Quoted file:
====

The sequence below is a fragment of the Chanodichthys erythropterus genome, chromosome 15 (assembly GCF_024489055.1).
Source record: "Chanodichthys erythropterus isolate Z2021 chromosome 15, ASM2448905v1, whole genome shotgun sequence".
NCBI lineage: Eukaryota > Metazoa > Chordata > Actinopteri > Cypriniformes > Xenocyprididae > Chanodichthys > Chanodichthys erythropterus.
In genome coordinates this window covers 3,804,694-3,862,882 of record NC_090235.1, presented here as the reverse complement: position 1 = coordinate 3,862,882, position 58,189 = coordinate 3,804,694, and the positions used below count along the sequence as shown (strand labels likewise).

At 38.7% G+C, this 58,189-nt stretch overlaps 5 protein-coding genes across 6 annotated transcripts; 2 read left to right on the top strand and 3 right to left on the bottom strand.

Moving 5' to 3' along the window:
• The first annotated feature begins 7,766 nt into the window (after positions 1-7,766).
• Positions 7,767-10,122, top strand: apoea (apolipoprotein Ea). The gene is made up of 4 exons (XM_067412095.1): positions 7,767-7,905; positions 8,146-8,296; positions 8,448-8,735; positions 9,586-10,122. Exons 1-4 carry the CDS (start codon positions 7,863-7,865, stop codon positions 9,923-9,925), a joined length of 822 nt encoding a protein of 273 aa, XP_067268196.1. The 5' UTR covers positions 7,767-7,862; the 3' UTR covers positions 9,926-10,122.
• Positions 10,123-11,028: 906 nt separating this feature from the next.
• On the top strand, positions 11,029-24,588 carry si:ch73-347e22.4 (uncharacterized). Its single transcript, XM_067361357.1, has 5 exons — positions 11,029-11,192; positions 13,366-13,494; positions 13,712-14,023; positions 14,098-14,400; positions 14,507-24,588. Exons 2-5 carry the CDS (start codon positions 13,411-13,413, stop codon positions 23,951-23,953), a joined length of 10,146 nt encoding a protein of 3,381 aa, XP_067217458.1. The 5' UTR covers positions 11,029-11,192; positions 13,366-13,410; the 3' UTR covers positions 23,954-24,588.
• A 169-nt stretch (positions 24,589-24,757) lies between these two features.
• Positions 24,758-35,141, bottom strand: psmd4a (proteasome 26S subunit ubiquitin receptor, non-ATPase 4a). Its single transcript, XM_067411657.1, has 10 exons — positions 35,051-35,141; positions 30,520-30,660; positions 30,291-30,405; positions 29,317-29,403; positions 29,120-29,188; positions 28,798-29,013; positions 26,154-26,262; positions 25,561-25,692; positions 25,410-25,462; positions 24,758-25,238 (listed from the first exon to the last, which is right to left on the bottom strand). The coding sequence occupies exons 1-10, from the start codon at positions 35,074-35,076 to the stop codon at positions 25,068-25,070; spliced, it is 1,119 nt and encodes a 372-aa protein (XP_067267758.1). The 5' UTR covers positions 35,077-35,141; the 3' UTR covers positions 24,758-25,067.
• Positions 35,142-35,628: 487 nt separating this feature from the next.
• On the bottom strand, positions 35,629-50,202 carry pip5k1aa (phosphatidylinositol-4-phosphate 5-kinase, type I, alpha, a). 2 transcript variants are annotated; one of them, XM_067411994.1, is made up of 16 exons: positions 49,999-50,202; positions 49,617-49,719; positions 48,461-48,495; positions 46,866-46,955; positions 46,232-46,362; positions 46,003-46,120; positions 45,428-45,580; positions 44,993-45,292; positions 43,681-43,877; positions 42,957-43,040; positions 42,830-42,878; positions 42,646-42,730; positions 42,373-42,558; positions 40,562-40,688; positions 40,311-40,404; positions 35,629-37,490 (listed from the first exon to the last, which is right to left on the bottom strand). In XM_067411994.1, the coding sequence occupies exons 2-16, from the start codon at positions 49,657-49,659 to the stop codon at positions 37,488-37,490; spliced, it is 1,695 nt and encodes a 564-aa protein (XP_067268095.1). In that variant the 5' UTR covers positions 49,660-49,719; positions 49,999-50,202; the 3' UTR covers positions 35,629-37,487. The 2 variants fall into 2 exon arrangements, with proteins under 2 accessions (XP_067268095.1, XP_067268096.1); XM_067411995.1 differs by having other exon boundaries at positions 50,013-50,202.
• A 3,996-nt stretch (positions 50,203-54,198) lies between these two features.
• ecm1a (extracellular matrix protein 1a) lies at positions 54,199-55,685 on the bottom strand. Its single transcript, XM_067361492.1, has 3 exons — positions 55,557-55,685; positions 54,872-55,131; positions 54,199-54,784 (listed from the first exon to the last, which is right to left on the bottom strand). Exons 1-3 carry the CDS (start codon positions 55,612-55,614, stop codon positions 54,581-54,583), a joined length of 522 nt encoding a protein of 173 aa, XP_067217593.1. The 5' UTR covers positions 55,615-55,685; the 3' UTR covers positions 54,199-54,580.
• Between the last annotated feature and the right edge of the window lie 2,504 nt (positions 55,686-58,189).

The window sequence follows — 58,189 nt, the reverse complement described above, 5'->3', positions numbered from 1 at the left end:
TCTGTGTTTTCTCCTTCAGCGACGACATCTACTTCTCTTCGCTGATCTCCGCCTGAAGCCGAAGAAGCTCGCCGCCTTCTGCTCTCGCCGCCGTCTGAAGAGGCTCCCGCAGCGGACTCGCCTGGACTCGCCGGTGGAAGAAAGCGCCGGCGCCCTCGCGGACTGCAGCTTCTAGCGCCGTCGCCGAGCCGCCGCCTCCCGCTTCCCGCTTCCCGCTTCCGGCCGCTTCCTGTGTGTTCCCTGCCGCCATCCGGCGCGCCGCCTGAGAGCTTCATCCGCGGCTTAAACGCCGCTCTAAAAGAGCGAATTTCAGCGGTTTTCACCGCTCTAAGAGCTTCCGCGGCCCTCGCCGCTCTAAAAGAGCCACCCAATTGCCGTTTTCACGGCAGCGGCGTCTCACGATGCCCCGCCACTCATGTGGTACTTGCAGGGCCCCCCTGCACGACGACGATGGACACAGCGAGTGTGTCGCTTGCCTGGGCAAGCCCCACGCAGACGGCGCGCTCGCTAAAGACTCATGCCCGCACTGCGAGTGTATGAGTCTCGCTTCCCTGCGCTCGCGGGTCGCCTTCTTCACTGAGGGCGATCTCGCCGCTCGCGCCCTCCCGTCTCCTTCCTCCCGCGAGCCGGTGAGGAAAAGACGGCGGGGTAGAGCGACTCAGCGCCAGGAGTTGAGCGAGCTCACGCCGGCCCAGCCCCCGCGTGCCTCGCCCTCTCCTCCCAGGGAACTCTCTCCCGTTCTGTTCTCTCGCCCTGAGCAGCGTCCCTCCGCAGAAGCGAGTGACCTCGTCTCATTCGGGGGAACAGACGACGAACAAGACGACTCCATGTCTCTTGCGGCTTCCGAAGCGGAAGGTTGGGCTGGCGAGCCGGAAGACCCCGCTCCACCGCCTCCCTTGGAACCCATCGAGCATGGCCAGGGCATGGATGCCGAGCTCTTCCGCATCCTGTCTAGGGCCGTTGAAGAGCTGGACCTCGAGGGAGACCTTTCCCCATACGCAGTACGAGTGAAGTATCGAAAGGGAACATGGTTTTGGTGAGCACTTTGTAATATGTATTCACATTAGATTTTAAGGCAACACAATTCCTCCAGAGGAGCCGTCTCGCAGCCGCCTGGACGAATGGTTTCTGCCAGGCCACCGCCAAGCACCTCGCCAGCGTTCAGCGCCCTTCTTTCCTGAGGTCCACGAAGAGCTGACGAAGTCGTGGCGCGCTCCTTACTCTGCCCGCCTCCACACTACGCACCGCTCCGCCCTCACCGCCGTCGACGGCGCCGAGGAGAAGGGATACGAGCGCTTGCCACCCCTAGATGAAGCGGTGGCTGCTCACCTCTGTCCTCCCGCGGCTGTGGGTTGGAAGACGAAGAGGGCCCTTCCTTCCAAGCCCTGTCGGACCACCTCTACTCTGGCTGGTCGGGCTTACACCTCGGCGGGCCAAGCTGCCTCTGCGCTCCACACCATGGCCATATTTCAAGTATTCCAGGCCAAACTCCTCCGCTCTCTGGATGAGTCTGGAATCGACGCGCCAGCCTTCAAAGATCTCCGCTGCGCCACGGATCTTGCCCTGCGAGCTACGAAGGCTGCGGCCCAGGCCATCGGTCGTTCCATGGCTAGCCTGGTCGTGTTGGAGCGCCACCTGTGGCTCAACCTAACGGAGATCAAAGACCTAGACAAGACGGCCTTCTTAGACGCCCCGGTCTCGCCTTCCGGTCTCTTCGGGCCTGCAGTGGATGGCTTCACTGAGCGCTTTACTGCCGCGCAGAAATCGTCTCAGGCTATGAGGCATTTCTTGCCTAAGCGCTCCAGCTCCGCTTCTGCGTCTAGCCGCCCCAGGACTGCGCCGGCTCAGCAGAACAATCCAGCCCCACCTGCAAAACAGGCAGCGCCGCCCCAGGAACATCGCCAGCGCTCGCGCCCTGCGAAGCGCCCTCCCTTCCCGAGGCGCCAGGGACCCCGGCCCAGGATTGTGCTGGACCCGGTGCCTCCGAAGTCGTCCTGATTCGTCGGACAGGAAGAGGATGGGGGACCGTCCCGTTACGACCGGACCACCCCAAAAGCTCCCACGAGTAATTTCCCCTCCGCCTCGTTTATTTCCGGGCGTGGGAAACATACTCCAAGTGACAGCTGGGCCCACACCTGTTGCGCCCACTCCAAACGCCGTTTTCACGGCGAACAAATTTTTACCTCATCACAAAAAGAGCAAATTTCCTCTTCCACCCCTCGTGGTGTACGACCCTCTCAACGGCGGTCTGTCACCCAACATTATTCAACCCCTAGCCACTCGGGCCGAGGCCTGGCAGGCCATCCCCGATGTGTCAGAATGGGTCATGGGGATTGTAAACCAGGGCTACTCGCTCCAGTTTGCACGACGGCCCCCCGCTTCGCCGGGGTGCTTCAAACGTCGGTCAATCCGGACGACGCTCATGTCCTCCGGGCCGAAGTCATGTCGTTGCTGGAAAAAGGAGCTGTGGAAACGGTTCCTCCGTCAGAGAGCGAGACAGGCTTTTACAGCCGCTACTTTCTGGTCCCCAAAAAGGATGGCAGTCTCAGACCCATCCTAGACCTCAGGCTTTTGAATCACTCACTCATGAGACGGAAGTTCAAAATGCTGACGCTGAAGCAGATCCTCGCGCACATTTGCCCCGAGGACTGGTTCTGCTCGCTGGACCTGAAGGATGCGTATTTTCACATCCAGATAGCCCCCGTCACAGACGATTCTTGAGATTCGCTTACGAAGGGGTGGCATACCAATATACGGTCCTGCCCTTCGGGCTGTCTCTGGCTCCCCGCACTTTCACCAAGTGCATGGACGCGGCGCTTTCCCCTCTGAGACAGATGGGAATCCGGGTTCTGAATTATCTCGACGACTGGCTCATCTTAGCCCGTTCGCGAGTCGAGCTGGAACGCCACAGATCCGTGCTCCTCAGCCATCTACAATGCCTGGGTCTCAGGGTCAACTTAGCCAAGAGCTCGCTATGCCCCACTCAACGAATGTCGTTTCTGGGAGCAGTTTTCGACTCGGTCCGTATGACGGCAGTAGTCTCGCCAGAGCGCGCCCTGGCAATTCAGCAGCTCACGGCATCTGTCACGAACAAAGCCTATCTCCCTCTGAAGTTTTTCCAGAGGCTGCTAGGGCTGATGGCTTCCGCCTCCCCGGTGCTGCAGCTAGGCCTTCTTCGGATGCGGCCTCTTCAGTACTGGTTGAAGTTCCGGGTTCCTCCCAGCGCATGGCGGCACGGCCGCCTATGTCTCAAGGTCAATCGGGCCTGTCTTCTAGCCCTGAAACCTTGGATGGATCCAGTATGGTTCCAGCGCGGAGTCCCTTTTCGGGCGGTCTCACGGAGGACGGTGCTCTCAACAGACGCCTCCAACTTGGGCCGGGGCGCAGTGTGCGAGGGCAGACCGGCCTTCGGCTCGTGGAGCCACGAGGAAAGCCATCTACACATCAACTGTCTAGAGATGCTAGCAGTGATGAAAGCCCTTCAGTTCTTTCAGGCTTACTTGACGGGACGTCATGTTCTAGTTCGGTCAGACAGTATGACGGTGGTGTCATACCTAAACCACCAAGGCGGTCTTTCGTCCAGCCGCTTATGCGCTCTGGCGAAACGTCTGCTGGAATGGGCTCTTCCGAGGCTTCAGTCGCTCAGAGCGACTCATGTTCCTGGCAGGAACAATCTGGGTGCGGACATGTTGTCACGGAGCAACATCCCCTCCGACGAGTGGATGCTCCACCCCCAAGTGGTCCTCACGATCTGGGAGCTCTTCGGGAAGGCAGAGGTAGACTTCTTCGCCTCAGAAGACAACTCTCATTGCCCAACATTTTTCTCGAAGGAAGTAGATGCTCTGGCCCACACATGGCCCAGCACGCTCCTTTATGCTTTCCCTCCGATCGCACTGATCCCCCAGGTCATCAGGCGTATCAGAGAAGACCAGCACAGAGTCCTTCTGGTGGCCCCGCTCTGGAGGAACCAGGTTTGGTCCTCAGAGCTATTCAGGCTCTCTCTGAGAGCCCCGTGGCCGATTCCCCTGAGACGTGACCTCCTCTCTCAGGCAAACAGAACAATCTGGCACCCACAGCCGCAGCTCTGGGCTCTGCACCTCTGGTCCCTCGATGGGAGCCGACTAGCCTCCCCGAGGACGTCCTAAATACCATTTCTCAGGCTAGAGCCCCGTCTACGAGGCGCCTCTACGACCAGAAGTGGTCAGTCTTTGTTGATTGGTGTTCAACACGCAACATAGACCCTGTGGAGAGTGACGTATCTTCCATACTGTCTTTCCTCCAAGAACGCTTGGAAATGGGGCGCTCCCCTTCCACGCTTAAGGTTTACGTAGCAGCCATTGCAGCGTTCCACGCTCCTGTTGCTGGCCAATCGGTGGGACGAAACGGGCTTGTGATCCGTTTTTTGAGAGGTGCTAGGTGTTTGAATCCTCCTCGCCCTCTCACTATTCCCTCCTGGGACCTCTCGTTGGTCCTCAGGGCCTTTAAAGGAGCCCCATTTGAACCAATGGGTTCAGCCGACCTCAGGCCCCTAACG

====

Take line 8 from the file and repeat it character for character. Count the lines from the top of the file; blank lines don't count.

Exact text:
• Positions 7,767-10,122, top strand: apoea (apolipoprotein Ea). The gene is made up of 4 exons (XM_067412095.1): positions 7,767-7,905; positions 8,146-8,296; positions 8,448-8,735; positions 9,586-10,122. Exons 1-4 carry the CDS (start codon positions 7,863-7,865, stop codon positions 9,923-9,925), a joined length of 822 nt encoding a protein of 273 aa, XP_067268196.1. The 5' UTR covers positions 7,767-7,862; the 3' UTR covers positions 9,926-10,122.